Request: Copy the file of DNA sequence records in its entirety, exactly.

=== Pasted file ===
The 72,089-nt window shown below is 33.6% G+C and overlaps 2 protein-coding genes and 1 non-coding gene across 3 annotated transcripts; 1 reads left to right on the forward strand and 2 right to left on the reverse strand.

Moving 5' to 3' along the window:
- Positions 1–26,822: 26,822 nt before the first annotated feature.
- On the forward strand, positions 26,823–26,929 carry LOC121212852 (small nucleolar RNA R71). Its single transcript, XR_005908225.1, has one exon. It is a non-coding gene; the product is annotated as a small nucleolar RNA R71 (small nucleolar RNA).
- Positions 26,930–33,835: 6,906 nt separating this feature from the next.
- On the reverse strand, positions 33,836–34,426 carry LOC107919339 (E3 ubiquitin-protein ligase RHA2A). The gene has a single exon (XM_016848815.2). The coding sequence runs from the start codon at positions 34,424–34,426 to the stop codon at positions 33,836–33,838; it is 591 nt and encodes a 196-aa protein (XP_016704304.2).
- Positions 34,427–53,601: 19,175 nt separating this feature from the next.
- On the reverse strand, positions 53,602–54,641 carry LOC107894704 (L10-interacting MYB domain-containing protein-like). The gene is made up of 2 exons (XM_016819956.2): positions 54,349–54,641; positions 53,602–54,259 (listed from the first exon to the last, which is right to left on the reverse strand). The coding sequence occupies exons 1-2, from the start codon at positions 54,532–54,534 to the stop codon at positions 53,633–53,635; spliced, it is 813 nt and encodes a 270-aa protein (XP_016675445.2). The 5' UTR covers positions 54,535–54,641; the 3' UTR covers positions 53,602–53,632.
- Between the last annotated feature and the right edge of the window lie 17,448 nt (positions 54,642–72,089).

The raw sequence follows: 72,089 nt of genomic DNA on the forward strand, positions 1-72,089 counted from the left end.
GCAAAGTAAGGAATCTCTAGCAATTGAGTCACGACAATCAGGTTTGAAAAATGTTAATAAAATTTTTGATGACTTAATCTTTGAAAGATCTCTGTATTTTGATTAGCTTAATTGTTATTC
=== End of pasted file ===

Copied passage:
The 72,089-nt window shown below is 33.6% G+C and overlaps 2 protein-coding genes and 1 non-coding gene across 3 annotated transcripts; 1 reads left to right on the forward strand and 2 right to left on the reverse strand.

Moving 5' to 3' along the window:
- Positions 1–26,822: 26,822 nt before the first annotated feature.
- On the forward strand, positions 26,823–26,929 carry LOC121212852 (small nucleolar RNA R71). Its single transcript, XR_005908225.1, has one exon. It is a non-coding gene; the product is annotated as a small nucleolar RNA R71 (small nucleolar RNA).
- Positions 26,930–33,835: 6,906 nt separating this feature from the next.
- On the reverse strand, positions 33,836–34,426 carry LOC107919339 (E3 ubiquitin-protein ligase RHA2A). The gene has a single exon (XM_016848815.2). The coding sequence runs from the start codon at positions 34,424–34,426 to the stop codon at positions 33,836–33,838; it is 591 nt and encodes a 196-aa protein (XP_016704304.2).
- Positions 34,427–53,601: 19,175 nt separating this feature from the next.
- On the reverse strand, positions 53,602–54,641 carry LOC107894704 (L10-interacting MYB domain-containing protein-like). The gene is made up of 2 exons (XM_016819956.2): positions 54,349–54,641; positions 53,602–54,259 (listed from the first exon to the last, which is right to left on the reverse strand). The coding sequence occupies exons 1-2, from the start codon at positions 54,532–54,534 to the stop codon at positions 53,633–53,635; spliced, it is 813 nt and encodes a 270-aa protein (XP_016675445.2). The 5' UTR covers positions 54,535–54,641; the 3' UTR covers positions 53,602–53,632.
- Between the last annotated feature and the right edge of the window lie 17,448 nt (positions 54,642–72,089).

The raw sequence follows: 72,089 nt of genomic DNA on the forward strand, positions 1-72,089 counted from the left end.
GCAAAGTAAGGAATCTCTAGCAATTGAGTCACGACAATCAGGTTTGAAAAATGTTAATAAAATTTTTGATGACTTAATCTTTGAAAGATCTCTGTATTTTGATTAGCTTAATTGTTATTC